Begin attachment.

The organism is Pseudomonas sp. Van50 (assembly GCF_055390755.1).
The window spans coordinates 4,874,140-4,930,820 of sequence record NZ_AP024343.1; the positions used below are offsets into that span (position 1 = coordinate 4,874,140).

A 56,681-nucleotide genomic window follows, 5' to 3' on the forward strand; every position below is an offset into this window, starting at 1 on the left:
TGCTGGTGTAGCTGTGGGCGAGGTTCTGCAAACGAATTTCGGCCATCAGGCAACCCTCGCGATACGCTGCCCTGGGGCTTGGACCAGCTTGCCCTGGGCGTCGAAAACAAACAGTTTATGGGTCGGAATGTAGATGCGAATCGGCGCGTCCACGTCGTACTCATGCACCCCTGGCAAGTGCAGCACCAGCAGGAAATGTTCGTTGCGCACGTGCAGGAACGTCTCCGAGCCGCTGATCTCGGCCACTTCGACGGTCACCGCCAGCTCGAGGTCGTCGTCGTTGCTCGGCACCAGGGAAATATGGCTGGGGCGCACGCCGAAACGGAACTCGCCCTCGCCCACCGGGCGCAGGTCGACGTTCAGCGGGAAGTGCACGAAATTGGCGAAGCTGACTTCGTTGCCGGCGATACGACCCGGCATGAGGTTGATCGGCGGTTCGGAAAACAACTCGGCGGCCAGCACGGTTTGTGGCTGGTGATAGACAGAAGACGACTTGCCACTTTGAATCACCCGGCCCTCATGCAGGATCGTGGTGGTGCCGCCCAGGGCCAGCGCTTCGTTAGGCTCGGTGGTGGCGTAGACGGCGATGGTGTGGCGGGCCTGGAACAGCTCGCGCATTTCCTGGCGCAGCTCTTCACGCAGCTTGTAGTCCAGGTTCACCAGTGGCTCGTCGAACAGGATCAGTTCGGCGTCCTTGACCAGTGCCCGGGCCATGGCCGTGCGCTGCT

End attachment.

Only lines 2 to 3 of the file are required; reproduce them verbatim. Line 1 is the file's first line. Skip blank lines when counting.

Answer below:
The window spans coordinates 4,874,140-4,930,820 of sequence record NZ_AP024343.1; the positions used below are offsets into that span (position 1 = coordinate 4,874,140).

A 56,681-nucleotide genomic window follows, 5' to 3' on the forward strand; every position below is an offset into this window, starting at 1 on the left: